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Page Editor: Emily Lawson, 754-0424 LAKE CITY REPORTER COMMUNITY THURSDAY, SEPTEMBER 11, 2014 5A Q To submit your Community Calendar item, contact Emily Lawson at 754-0424 or by email at elawson@lakecityreporter.com.COMMUNITY CALENDAR Club RegistrationThe Boys and Girls Club of Columbia County is now registering for the fall session which will run now through Oct. 18 Children 6-14 are eligible to attend. Transportation is offered from all elemen tary and middle schools. The club offers a variety of activities, including a homework room and com puters. Cost for the nine-week session is $160. Call 752-4184 for more information. Or visit the club at 279 NE Jones Way.Mind of a ChildDuring the month of September, the Presley EXCEL and Scholars Program will sponsor a pro gram entitled “The Mind of a Child” for students in grades K – 12. On Wednesdays throughout the month, participants will showcase their speaking abilities and academic excellence by answering ran domly selected questions. The recorded program will be aired on Saturdays at 2 p.m. on 107.9 FM, the Angel Radio Network. Flu MistThe Columbia County School District will be partic ipating in the Healthy Schools Initiative “Teach Flu a Lesson” on September 15. Applications will be distrib uted for students to take home to parents this week. Parents can sign their child up for free flu immuni zation. For more information, contact Kim Allison, CCSD Health Coordinator, at 386-755-8050 x116.Diva DayAltrusa Club will host their 5th annual Diva Day at the Columbia County Fairgrounds Banquet Hall on Saturday, Sept. 13 from 9 a.m. to 2 p.m. There will be vendors on site with jewelry, handbags, candles, soap, make-up cakes, chocolates, health screenings and more. An affordable lunch will be available at the cafe. Admission is $5 and the ticket enters you in a drawing for a bracelet, courtesy of Ward’s Jewelry & Gifts or a three day / two night cabin & golf cart rental courtesy of the Spirit of the Suwannee Music Park. Tickets are available at the Lake City Advertiser, the Lake City Reporter, and at the door. Call Jan Smithey at 386-961-3217 for more.Book SigningPrissy Landrum Elrod, author of ‘Far Outside the Oridinary,’ will have a book signing at Rountree-Moore Nissan, 4316 US Hwy 90 West, on Sept. 24 from 5-7 p.m. Born and raised in Lake City, Elrod writes about the period in her life when her young husband was diagnosed with brain cancer and given less than a year to live. The story is told from two sides of the same house: The back room where her husband is dying and the front room where his caregivers are working to save her family. Prissy stands in the middle, a spectator observing events far outside the boundaries of her once ordinary life.Scavenger HuntThe Friends of the Library present a Family Scavenger Hunt at the Main Library, 308 NW Columbia Ave., on Saturday, September 27 at 11 a.m. Come have a fun, interactive time of detective work as you sift through clues while working together as a family to solve a library-themed scavenger hunt. Register by calling 758-2111 or sign up in person.EVENTS COMING UP JASON MATTHEW WALKER/ Lake City ReporterA closer lookA turtle is seen sunbathing near Lake DeSoto on Wednesday. Do you en joy taking photos of nature? Join Susan Watson and Bill Kosty when they discuss Macro Photography at the Branford Cam era Club meeting on Sept. 18 at Hatch Park Community Center, 403 SE Craven St., Branford. A Field Macro Photography worksh op will be held Saturday, September 20. For more information, call Carolyn Hogue at 386-935-2044.Sept. 119/11 CeremonyThe City of Lake City is hosting the 9/11 Commemorative Ceremony on Thursday, Sept. 11 at 10 a.m., marking the 13th anniversary of the attacks. A special program is planned to honor local first responders, firefight ers and law enforcement officers as we commemo rate our fallen heroes. The ceremony will take place at First Baptist Church, 182 NE Justice St. Call Sue Tuell at 386-758-5484 for more.Big Tent AdoptionLake City Humane Society, in partnership with PetSmart, will hold a “Big Tent Adoption” event on Sept. 10-13 next to the Publix Shopping Center on NW Commons Loop. Hours are: Thursday, Sept. 11 from 3-6 p.m.; Friday, Sept. 12 from 3-6 p.m.; and Saturday, Sept. 13 from 11 a.m. to 4 p.m. Lake City Humane Society will be available to answer any questions you may have. Dogs and cats both big and small will be available for adoption. All animals have been spayed or neutered, are current on their vaccinations, and are all microchipped. Included with each dog adoption is one free training lesson to help ensure a better bond ing and understanding of your pet. Call the Humane Society at 386-752-3191 for more.Girl Scout RecruitmentThe Girl Scouts of Gateway Council are hav ing recruitments for mem berships in Lake City, Live Oak, as well as Bradford and Union counties. Register for Girl Scouts at the Live Oak Library on Thursday, Sept. 11 at 6:30 p.m. Or register online at www.girlscout-gateway.org.Early LearningThe Early Learning Coalition of Florida’s Gateway Inc. will have a Program Quality Committee meeting Thursday, Sept. 11 at 3:00 p.m. at 1104 SW Main Blvd. Call Stacey DePratter at 386-752-9770 for more.Garden ClubThe Lake City Garden Club will hold its September meeting on Thursday, Sept. 11 at the Clubhouse, 257 SE Hernando St. Social time begins at 9:30 a.m.; the meeting will begin at 10. The program this month is Landscape Design present ed by Sabine Marcks.Sept. 12Rescheduled Yard SaleAfter getting rained out last weekend, the Ladies of Bethlehem Baptist Church have rescheduled their yard sale. It will now take place Friday, Sept. 12 and Saturday, Sept. 13 at 8 a.m. at 2683 SE CR 252. They will donate proceeds from the yard sale to ben efit Christmas Gifts for Children.Fish dinnerOur Redeemer Lutheran Church, 5056 SW State Road 47 in Lake City, pre pares fish dinners every Friday from 3:30 to 6:30 p.m. The dinner is $6 for two Alaskan pollock fillets, corn, baked beans, hush puppies, cole slaw and tart er sauce. Take out or eat in.Sept. 13Youth Peace SummitThe Presly EXCEL and Scholars Program, along with the Columbia County Youth Awareness Group, invite all youth to partic ipate in a ‘Youth Peace Summit’ on Saturday, Sept. 13 at 11 a.m. at Trinity United Methodist Church, 248 NE Martin Luther King St. The theme is: Today’s Youth, Tomorrow’s Leaders. Praise AnniversaryThe Woman’s CLub of Lake City, 257 SE Hernando Ave., will host a second anniversary cel ebration for a community praise team on Saturday, Sept. 13 at 5 p.m. Lara Jean Croft Mrs. Lara Jean Croft, 40, of Lake Butler passed away Mon day, September 8, 2014 at The 0RIWW&DQFHU&HQWHULQ7DPSDZLWKKHUIDPL O\E\KHUVLGHMrs. Croft was born Septem ber 19, 1973 LQ*DLQHVYLOOHto Carlton and Penny Rogers 6KHDO\DQGOLYHGDOOKHUOLIHLQLake Butler. She graduated from 8QLRQ&RXQW\+LJK6FKRRODQGZDVD%HDXWLFLDQ0UV&URIWZDVDEHDXWLIXOSHUVRQLQVLGHDQGRXWWRNQRZKHUZDVWRORYHKHU6KHZLOOEHGHHSO\PLVVHGE\DOOZKRknew her. She was a member of WKH)LUVW%DSWLVW&KXUFKLQ/XOX6KHLVVXUYLYHGE\KHUORYLQJKXVEDQG7UDYLV:LOOLH&URIWRI/DNH%XWOHU+HUORYLQJFKLO GUHQ&KDWRQ'DWHLQDQG&DVHCroft all of Lake Butler; Par ents: Carlton and Penny Shealy of Lake Butler, Two brothers: &DUO6KHDO\ZLIH.DUHQRI/DNH%XWOHUDQG.HYLQ6KHDO\RI/DNH%XWOHU6LVWHU/LVD%HUQDUGLKXV EDQG7RPRI1HZ+DPSVKLUH)XQHUDO6HUYLFHVIRU0UV&URIWZLOOEHKHOG6DWXUGD\6HSWHPEHUDWDPDWWKH)LUVW&KULVWLDQ&KXUFKLQ/DNH%XWOHUZLWK%UR+XJK'DPSLHURIFL DWLQJ%XULDOZLOOIROORZDW0W=LRQ&HPHWHU\)DPLO\LQYLWHVIULHQGVIRUYLVLWDWLRQ)ULGD\6HS tember 12, 2014 from 6-8 pm at WKHFKXUFK7KHIDPLO\UHTXHVWVWKDWLQOLHXRIRZHUVGRQD WLRQVEHPDGHWR,Q0HPRU\RI/DUD&URIWIXQGDW&RPPXQLW\State Bank. P.O. Box 158, Lake Butler, FL 32054. The arrange PHQWVDUHXQGHUWKHFDUHRI ARCHER FUNERAL HOME LQ Lake Butler, FL 386-496-2008. 3OHDVHVLJQWKHJXHVWERRNDWDUFKHUIXQHUDOKRPHFRP Thomas Harold Smothers0U7KRPDV+DUROG6PRWK HUVRI'DYHQSRUW,RZDSDVVHGaway on Saturday September DWWKH/DNH&LW\0HG LFDO&HQWHU7RPZDVERUQRQ6HSWHPEHULQ%URRN O\Q,RZDWR+DUROGDQG0$U OHQH1HZPDQ6PRWKHUV+HPDUULHG6DOO\)&DPSEHOORQ1RYHPEHULQ'DYHQ SRUW+HJUDGXDWHGIURP:LO OLDPVEXUJ&RPPXQLW\6FKRROV:LOOLDPVEXUJ,RZD+HZRUNHGIRUIRXU\HDUVDW$PDQD5HIULJ HUDWLRQEHIRUHPRYLQJWR'DYHQ SRUWLQWREHJLQD\HDUFDUHHUZLWKWKH8QLWHG6WDWHV3RVWDO6HUYLFHDVDOHWWHUFDUULHU+HZDVDPHPEHURIWKH1DWLRQ DO$VVRFLDWLRQRI/HWWHU&DUUL HUV/RFDO8QLRQ%UDQFK'XULQJKLVUHWLUHPHQW\HDUVKHZRUNHGSDUWWLPHGULYLQJDEXVIRU5LYHU%HQG7UDQVLWLQ'DY HQSRUW+HZDVDPHPEHURIWKH,OORZD6DPV&KDSWHU&DPSLQJClub, and enjoyed the month O\FDPSRXWVDVZHOODVWKHWULSVLQWKHLUPRWRUKRPH+HKDGVSHFLDOPHPRULHVRIDWKUHHPRQWKFDPSLQJWULSWR$ODVNDZLWKIULHQGVLQ+HDOVRHQMR\HGKXQWLQJVKLQJERZO LQJUHDGLQJDQGFURVVVWLWFK LQJEXWJRWWKHPRVWHQMR\PHQWRXWRIWLPHVSHQWZLWKKLVFKLO GUHQJUDQGFKLOGUHQ+HZDVSUHFHGHGLQGHDWKE\KLVIDWKHU+DUROGKLVLQIDQWVLVWHU1DQ F\DQGDJUDQGGDXJKWHU6DUDK6XUYLYRUVLQFOXGHKLVGHYRWHGZLIHRI\HDUV6DOO\VRQ0LNH-HQQLIHU6PRWKHUVGDXJKWHUV-HQQLIHU6PRWKHUVDQG$P\.HQQ\/RJDQJUDQGFKLOGUHQ$O\VVD%UD\GHQDQG5HDJDQSmothers; step granddaughter, 0DGLVRQEURWKHULQODZ+DU YH\5RVHPDU\&DPSEHOODQGWKHLUFKLOGUHQJUDQGFKLOGUHQ0HPRULDOVHUYLFHVZLOObe held at a later date.GATEWAY-FOREST LAWN FUNERAL HOME, 3596 6RXWK86+Z\/DNH&LW\FL, 32025. (386) 752-1954. 3OHDVHOHDYHZRUGVRIHQFRXU DJHPHQWIRUWKHIDPLO\RQOLQHDWZZZJDWHZD\IRUHVWODZQFRP Jessline B. Stancil0UV-HVVOLQH%6WDQFLORI/DNH&LW\)OSDVVHGaway on Tuesday, September DWKHUUHVLGHQFHIRO ORZLQJDQH[WHQGHGLOOQHVV%RUQRQ2F tober 11, 1940, LQ5RPH*Dto the late &KULVWRSKHUByrd and Mary Jewell Byrd. She en MR\HGUHDGLQJFRRNLQJZDWFK LQJFULPH79DQGVSHQGLQJWLPHZLWKKHUIDPLO\DQGIULHQGV6KHGLGDWWHQGHGFKXUFKDW9RLFHRI'HOLYHUDQFHLQ/DNH&LW\6KHZDVDORYLQJPRWKHUJUDQG mother, and great grandmother.6KHLVSURFHHGHGLQGHDWKby her parents; one son; Tony Stone, three brothers; Nathan Byrd, Eugene Byrd, Ruben %\UGWZRVLVWHUV&KULVWLQH 1HZODQGDQG5RVH+RZHOO6XUYLYRUVLQFOXGHKHUIULHQG&ODUHQFH5KXGHRI/DNH&LW\Fl., three sons; Larry Stone -DQHRI5RPH*D*DU\6WRQH7DPP\+HPEUHHRI/DNH&LW\)O6*75LFN\6WRQH5KRQGDRI/DNH&LW\)OHLJKWJUDQG FKLOGUHQ$OLVRQ6WRQH&KULVWR SKHU6WRQH6KDH6WRQH*DUUHWW6WRQH7UHYRU1HE\0LFKDHO:6WRQH-RKQ-6WRQH$P\ %RRWKWKUHHJUHDWJUDQGFKLOGUHQ$XVWLQ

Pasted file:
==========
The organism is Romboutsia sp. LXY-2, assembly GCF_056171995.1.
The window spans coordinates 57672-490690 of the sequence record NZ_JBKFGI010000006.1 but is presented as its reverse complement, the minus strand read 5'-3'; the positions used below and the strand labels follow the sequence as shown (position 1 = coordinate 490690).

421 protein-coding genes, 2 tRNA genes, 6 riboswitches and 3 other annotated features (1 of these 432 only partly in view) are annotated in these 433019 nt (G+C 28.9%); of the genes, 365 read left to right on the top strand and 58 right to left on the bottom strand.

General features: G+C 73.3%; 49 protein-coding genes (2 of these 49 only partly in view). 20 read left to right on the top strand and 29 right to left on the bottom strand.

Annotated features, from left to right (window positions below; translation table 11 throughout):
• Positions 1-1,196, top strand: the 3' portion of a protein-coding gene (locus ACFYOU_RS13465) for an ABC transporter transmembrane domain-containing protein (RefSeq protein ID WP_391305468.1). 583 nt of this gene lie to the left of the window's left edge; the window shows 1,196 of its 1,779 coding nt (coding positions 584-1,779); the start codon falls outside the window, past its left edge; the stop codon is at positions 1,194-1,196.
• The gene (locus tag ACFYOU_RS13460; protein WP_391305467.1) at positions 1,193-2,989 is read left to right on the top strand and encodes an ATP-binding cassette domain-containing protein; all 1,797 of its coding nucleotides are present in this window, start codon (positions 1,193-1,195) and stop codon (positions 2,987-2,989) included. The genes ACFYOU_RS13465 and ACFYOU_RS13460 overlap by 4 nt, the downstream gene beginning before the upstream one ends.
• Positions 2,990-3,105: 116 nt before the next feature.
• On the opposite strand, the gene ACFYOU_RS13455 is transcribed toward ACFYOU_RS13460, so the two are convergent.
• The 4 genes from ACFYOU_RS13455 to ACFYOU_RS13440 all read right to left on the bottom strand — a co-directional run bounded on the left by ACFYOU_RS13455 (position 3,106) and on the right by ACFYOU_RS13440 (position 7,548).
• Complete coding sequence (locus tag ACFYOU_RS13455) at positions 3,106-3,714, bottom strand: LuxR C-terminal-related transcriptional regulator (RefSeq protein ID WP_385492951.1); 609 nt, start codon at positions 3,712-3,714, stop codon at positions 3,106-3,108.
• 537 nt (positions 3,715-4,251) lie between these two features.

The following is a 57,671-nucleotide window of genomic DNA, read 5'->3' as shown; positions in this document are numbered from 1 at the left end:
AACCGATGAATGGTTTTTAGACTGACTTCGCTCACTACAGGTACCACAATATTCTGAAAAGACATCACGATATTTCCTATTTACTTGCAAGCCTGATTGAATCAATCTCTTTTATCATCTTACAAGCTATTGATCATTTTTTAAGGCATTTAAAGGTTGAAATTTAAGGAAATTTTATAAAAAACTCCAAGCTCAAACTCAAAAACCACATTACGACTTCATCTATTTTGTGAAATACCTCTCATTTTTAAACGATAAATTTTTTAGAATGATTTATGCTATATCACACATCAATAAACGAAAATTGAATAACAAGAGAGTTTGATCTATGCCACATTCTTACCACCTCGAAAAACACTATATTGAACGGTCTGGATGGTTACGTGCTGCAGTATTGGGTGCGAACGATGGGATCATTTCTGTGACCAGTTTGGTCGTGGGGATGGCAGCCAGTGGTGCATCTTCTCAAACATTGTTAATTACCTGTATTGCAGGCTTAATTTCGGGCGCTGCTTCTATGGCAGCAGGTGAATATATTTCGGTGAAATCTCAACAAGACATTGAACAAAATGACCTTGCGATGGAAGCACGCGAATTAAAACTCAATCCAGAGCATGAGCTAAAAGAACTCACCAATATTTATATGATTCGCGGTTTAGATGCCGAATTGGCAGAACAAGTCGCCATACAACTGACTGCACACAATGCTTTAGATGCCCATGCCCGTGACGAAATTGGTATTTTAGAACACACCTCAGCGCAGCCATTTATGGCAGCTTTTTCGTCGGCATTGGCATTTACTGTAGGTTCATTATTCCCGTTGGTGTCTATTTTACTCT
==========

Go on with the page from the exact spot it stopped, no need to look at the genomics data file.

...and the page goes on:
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6A THURSDAY, SEPTEMBER 11, 2014 LOCAL LAKE CITY REPORTER Page Editor: Emily Lawson, 754-0424 THE PROPOSED OPERATING BUDGET EXPENDITURES OF THE CITY OF LAKE CITY ARE 16.5% MORE THAN LAST YEAR'S TOTAL OPERATING EXPENDITURESDebtSpecial Total GeneralServiceRevenueEnterprise All FundFundFundsFundsFunds ESTIMATED REVENUESTaxes: Millage Per $1000 Ad Valorem Taxes 3.9751 2,722,419 $ 2,722,419 $ Special Assessments 4,024,407 1,737,567 5,761,974 Charges for Services 600,787 1,305,923 16,474,238 18,380,948 Impact Trust Fund Intergovernmental Revenues 1,425,617 254,412 1,680,029 Licenses and Permits 210,885 210,885 Fines and Forfeitures 26,169 26,169 Franchise Fees 1,256,818 1,256,818 Grants 7,950,409 7,950,409 Loan Proceeds 1,000,000 1,000,000 Interest Earned/Other 2,063,923 72,560 696,571 2,833,054 TOTAL SOURCES 12,331,025 12,320,871 17,170,809 41,822,705 Transfers In 568,177 368,191 661,427 2,385,000 3,982,795 Fund Balances/Reserves/Net Assets 1,016,730 1,445,023 15,179,282 17,641,035 TOTAL REVENUES, TRANSFERS AND BALANCES 13,915,932 $ 368,191 $ 14,427,321 $ 34,735,091 $ 63,446,535 $ EXPENDITURESGeneral Government 2,995,452 $ 2,995,452 $ Public Safety 5,548,965 1,912,340 7,461,305 $ Physical Environment 421,432 17,933,173 18,354,605 $ Economic Environment 1,455,272 1,455,272 $ Transportation 3,682,738 10,017,282 $ 13,700,020 $ Debt Service 368,191 368,191 $ Health and Welfare 156,000 156,000 $ Culture and Recreation 555,977 555,977 $ Reserves TOTAL EXPENDITURES 13,360,564 368,191 13,384,894 17,933,173 45,046,822 Transfer Out 555,368 1,042,427 2,385,000 3,982,795 Fund Balances/Reserves/Net Assets14,416,918 14,416,918 TOTAL APPROPRIATED EXPENDITURES TRANSFERS, RESERVES AND BALANCES 13,915,932 $ 368,191 $ 14,427,321 $ 34,735,091 $ 63,446,535 $ THE TENTATIVE ADOPTED AND/OR FINAL BUDGETS ARE ON F ILE IN THE OFFICE OF THE ABOVE MENTIONED TAXING AUTHORITY AS A PUBLIC RECORD BUDGET SUMMARY CITY OF LAKE CITY FISCAL YEAR 2014 2015 NOTICE OF BUDGET HEARING The City of Lake City has tenta tively adopted a budget for 2015 A public hearing to make a FINAL DECISION on the budget AND TAXES will be held on: MONDAY SEPTEMBER 15 201 4 7:00 P.M. at CITY HALL COUNCIL CHAMBERS 205 N O RTH MARION AVE NUE LAKE CITY, FLORIDA 32055 By EMILY BUCHANANebuchanan@lakecityreporter.com Dealing with a disease that interferes with a per son’s daily life is something no one wants to endure alone. When the Lifestyle Enrichment Center started a program nearly a year ago, it presented an oppor tunity for patients dealing with dementia to receive the comfort they might need during a hard time. The Club was designed to re-mediate or maintain optimal mental functioning and cognition for residents with dementia, said JoAnn Flegert, director of The Club, also known as the Dementia Specific Adult Day Care. Flegert said in honor to celebrate the first anniversary of The Club, it will hold an Open House on September 18 from 2 to 4 p.m. located at the Lifestyle Enrichment Center at 628 SE Allison Court. Flegert said Deborah Freeman, the executive director at the Lifestyle Enrichment Center, was the one who came up with the idea and said it had been a dream of hers for a very long time.Not a nursing home“Sometimes patients come here and are afraid this is a nursing home,” Flegert said. “Patients are afraid of being left by their loved ones. But that’s not how this club functions. Routine is very import ant because our members can find comfort in being here.” Flegert said The Club is designed for patients to get daily exercise, participate in activities in the class room and to be able to feel comfortable when they enter the room. “We say the Pledge of Allegiance every morning, we review the months and days of the week and we read the newspaper to keep them involved with the commu nity,” Flegert said. Vern, a participant in The Club and World War Two veteran, said he was weary about the club at first because he had been in a nursing home before and didn’t like it. “This place is different,” Vern said. “I appreciate it here. They treat us very well and the food is almost excellent. We’re always laughing with each other and having a good time.”Back to the 1950sWhen the Lake City Reporter visited The Club on Wednesday, the patients were ready to enjoy a day reminiscing about the 1950s. To cel ebrate that era, the par ticipants played board games such as Scrabble, made root-beer floats and played bebop music, Flegert said. “The one thing that reaches these people is music,” Flegert said. “They may not remember what day it is, but when they hear ‘God Bless America’ playing, they can sing every word. Our object is to get them to remember things like this.” The Club welcomed vis itor Terry Strattan to show off his 1940 Cadillac Series Sixty Special. Stratten said he believed the car had been in Hawaii during the attack on Pearl Harbor in 1941. The participants enjoyed sitting in the vin tage car and admiring its beauty. Caregiver supportAlthough, Flegert said The Club is licensed for 12 full-time members, she said it currently has 10 participants that don’t fol low a strict schedule. She said they try to keep their hours flexible for partici pants and their care tak ers. “We know that caregiv ers are out there and some times desperately need help caring for their loved ones,” Flegert said. At the center, she said they hold a support group every sec ond and fourth Friday of the month to give caregiv ers a little extra encourage ment of support. “Working with demen tia patients is so reward ing,” Flegert said. “You’re helping them as they help you. They’re caring and tender — they’re like my family. They’re always giv ing me hugs, and I’m also there to hold them when they cry.”Remembering the good ol’ days Photos by JASON MATTHEW WALKER/ Lake City ReporterABOVE: Terr Strattan shows off his 1940 Cadillac Series Sixty Special, which was shipped from the facto ry in New York to Honolulu, Hawaii. Strattan said that the car was most likely a military vehicle in Pearl Harbor, Hawaii. RIGHT: JoAnn Flegert, director of The Club, is seen with a patient as he pretends to drive an antique 1940 Cadillac on Wednesday. BELOW: Christina Kittrell, a nurse aide at The Club, helps dementia patients assemble a puz zle during day care held at the LifeStyle Enrichment Center on Wednesday. Dementia Day Care to celebrate first anniversary with Open House. IF YOU GO WHAT: Open House and first anniversary party for The ClubWHEN: Thursday, September 18 from 2-4 p.m.WHERE: LifeStyle Enrichment Center, 628 SE Allison Court